Pandemic-related stress leads to less employee engagement

Posted on October 13, 2020

“A global pandemic can lead some people to think about their own mortality, which will understandably make them more stressed and less engaged at work,” said Jia (Jasmine) Hu, lead author of the study and associate professor of management and human resources at The Ohio State University’s Fisher College of Business.

“But business leaders who are attentive to employees’ emotional needs and unite them behind a common purpose made a positive difference and helped workers stay engaged at work and contribute to their communities.”

The researchers conducted three studies.

One study involved 163 workers at an information technology company in eastern China who filled out surveys twice a day over three weeks while cases of COVID-19 were surging in the country.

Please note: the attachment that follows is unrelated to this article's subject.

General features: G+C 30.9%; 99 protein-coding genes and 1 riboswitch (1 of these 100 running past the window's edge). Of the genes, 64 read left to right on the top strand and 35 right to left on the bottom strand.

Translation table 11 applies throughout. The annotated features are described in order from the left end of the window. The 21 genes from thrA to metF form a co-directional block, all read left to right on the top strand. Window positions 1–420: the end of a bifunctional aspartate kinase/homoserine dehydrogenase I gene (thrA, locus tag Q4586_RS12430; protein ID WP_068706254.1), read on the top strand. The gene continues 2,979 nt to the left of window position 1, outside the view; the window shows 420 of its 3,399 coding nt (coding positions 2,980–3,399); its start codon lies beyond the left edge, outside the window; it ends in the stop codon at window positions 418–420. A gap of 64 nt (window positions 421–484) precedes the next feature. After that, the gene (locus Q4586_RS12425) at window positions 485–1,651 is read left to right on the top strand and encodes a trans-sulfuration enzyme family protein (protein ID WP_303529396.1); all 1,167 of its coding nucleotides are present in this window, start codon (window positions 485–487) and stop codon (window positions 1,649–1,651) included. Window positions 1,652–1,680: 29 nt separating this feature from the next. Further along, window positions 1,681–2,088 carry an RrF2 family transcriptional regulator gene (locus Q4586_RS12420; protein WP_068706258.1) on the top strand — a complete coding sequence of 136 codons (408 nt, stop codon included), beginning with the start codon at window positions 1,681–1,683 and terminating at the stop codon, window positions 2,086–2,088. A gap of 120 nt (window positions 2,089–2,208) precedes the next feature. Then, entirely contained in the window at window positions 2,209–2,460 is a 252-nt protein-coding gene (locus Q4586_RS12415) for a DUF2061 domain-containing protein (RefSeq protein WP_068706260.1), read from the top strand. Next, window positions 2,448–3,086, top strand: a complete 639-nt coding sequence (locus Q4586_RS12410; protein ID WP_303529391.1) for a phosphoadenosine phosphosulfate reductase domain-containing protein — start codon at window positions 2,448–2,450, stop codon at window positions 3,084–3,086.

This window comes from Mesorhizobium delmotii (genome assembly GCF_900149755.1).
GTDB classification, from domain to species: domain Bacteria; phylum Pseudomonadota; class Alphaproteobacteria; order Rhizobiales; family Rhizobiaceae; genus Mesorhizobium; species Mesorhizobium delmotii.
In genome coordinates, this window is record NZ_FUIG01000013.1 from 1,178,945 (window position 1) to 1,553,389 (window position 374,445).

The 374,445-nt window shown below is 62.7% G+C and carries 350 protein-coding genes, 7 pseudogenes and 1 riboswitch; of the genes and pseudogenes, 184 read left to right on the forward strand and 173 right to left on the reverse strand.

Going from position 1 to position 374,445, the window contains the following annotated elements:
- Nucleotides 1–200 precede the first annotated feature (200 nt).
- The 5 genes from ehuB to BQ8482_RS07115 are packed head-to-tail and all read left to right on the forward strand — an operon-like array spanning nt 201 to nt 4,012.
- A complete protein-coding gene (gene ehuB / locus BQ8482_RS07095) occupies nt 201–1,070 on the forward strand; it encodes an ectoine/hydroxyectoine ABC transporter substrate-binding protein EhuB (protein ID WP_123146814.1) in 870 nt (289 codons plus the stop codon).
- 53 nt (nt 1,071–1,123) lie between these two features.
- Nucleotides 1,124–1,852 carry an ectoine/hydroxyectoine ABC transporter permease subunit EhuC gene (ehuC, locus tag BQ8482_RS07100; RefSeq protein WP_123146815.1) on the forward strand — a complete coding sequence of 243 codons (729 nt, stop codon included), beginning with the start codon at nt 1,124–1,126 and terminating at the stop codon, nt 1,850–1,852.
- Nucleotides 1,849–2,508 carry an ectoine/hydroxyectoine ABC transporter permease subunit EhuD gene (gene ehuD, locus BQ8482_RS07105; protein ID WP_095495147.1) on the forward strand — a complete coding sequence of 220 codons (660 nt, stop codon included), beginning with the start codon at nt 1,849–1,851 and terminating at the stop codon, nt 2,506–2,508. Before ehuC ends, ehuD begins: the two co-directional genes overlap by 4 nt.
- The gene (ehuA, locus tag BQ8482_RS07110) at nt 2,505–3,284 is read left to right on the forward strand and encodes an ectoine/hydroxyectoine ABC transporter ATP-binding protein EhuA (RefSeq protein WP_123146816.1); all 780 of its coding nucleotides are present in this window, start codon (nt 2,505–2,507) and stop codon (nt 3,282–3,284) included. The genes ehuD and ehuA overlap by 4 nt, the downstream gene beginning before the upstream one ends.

Results showed that the more that the employees thought about COVID-19 related deaths, the more anxious they felt and the less engaged they were in their jobs.

But the employees’ anxiety and engagement were influenced by the type of boss they had. Employees did better if their boss exhibited what is called “servant leadership.” As the name implies, servant leaders prioritize fulfillment of others’ needs, attend to employees’ emotional suffering, work to empower employees, and emphasize serving the community.

Employees in the study rated on a scale of 1 to 7 how much “My supervisor makes my career development a priority” and other statements that measured servant leadership.

Those who rated their supervisors higher on servant leadership showed less anxiety and were more engaged with their jobs than other employees, Hu said.

“Servant leaders care about their employees’ well-being and prioritize their personal growth and happiness at their jobs,” she said.

“These types of leaders made it easier for their employees to deal with the anxiety associated with the pandemic.”

Category(s):Workplace Issues

Source material from Ohio State University